Saturday, October 16, 2010

Mining vs Communities

The opposition to mines and mining across the mineral rich belt of India is not a blind opposition to modernization, or an opportunistic posturing for getting a better deal. It is based on the dreadful experience of people with past projects. People left without land or livelihood, broken job promises, polluted earth, air, and water – all of this is public knowledge in the mineral belt. It is this knowledge that is behind the resolve of the communities against letting in mining into their homelands.
Take Korba district of Chhattisgarh for example. Half the mineral related revenues of mineral rich Chattisgarh come from this tribal majority (51%) district. Over 11% of India’s coal is mined here, most of it by a subsidiary of CIL. Taking advantage of the proximity to the mines, there are four thermal power plants located here, generating 3650 MW of electricity. Korba gives a lot to the country.
What do the people of Korba get in return?

The Chhattisgarh Human Development Report (2005) records that less than 50% of the households in Korba district had electricity. 20% of the villages in the district complained of respiratory diseases caused by fly ash from the thermal power plants. Huge open fly ash ponds dot the Korba landscape. The wind blows ash particles from NTPC’s large pond, which is located at a height, into villages and fields lower down. The impact of mining ranges from coal dust from coal handling plants covering the agricultural fields and affecting the yield adversely, to pollution of surface water leading to negative effects on the health of people and agriculture as well as degradation of forests. Korba holds a mirror to the ugly face of mining in India. A Google satellite image of Korba shows up the fly ash ponds as white patches on the landscape.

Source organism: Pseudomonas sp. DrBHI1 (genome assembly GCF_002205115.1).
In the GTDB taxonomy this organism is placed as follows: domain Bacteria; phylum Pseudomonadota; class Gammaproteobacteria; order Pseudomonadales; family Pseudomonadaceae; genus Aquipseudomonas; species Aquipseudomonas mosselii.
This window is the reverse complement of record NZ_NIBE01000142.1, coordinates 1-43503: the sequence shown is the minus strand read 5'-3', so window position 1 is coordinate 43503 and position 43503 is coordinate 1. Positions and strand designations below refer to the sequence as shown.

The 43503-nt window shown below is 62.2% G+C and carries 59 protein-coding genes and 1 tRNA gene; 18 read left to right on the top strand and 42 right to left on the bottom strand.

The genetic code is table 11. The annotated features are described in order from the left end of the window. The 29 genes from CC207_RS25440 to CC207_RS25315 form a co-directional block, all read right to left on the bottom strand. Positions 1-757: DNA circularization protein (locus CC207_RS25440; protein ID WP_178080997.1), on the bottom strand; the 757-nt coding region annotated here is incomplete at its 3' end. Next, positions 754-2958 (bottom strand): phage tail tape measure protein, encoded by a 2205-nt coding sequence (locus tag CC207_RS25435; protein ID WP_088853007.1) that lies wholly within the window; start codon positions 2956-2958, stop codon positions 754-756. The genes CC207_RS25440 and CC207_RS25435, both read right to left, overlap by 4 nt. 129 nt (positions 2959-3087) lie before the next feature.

Take another example. NDMC, a public sector company, is India’s largest iron ore producer. Over 80% of its production is from the Bailadila hills (named so, as the hills resemble the hump of an ox) in Dantewada district of Chhattisgarh. 78% of the population of Dantewada is tribal. Here in Chhattisgarh’s tribal heartland, nature in all its forms - trees, waterfalls, and streams - is revered and venerated. The forests help sustain livelihoods as agriculture, where practical, is limited to a single crop. The mining has resulted in the destruction of the forests, and people report that one third of the forest area of Dantewada is degraded. The groundwater level has fallen. The Bailadila hills show up as an ugly brown gash amidst the green jungles in satellite images.

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For people who strongly depend on forest produce, natural streams, and ground water for their livelihood, the devastating impact on their quality of life can only be imagined.
If the new draft mining regulation is aimed at changing the attitude of communities towards mining, it may be missing the point entirely.Read the complete story here.

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